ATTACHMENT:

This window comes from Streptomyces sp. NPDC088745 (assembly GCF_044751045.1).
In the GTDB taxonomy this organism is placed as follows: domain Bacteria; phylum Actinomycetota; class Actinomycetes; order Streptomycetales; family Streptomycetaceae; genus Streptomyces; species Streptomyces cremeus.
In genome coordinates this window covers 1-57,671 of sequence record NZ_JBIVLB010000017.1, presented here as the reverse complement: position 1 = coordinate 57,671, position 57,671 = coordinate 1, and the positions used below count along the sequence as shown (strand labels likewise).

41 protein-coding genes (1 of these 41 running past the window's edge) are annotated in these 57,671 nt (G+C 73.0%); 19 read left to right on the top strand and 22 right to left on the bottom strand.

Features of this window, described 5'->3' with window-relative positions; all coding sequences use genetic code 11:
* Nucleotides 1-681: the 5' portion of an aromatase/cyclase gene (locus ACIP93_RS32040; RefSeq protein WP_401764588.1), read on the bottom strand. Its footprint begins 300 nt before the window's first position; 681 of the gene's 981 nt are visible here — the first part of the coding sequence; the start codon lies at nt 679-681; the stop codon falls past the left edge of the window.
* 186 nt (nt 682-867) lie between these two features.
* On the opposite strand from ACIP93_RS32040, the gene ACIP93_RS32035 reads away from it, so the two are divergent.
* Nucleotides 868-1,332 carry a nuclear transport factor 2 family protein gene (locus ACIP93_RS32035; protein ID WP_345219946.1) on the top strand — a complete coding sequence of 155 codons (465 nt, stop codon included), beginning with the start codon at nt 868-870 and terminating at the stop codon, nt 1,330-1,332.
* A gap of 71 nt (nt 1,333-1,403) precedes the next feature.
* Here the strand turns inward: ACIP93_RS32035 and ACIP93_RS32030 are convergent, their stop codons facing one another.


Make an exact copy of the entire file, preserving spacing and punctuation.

This window comes from Streptomyces sp. NPDC088745 (assembly GCF_044751045.1).
In the GTDB taxonomy this organism is placed as follows: domain Bacteria; phylum Actinomycetota; class Actinomycetes; order Streptomycetales; family Streptomycetaceae; genus Streptomyces; species Streptomyces cremeus.
In genome coordinates this window covers 1-57,671 of sequence record NZ_JBIVLB010000017.1, presented here as the reverse complement: position 1 = coordinate 57,671, position 57,671 = coordinate 1, and the positions used below count along the sequence as shown (strand labels likewise).

41 protein-coding genes (1 of these 41 running past the window's edge) are annotated in these 57,671 nt (G+C 73.0%); 19 read left to right on the top strand and 22 right to left on the bottom strand.

Features of this window, described 5'->3' with window-relative positions; all coding sequences use genetic code 11:
* Nucleotides 1-681: the 5' portion of an aromatase/cyclase gene (locus ACIP93_RS32040; RefSeq protein WP_401764588.1), read on the bottom strand. Its footprint begins 300 nt before the window's first position; 681 of the gene's 981 nt are visible here — the first part of the coding sequence; the start codon lies at nt 679-681; the stop codon falls past the left edge of the window.
* 186 nt (nt 682-867) lie between these two features.
* On the opposite strand from ACIP93_RS32040, the gene ACIP93_RS32035 reads away from it, so the two are divergent.
* Nucleotides 868-1,332 carry a nuclear transport factor 2 family protein gene (locus ACIP93_RS32035; protein ID WP_345219946.1) on the top strand — a complete coding sequence of 155 codons (465 nt, stop codon included), beginning with the start codon at nt 868-870 and terminating at the stop codon, nt 1,330-1,332.
* A gap of 71 nt (nt 1,333-1,403) precedes the next feature.
* Here the strand turns inward: ACIP93_RS32035 and ACIP93_RS32030 are convergent, their stop codons facing one another.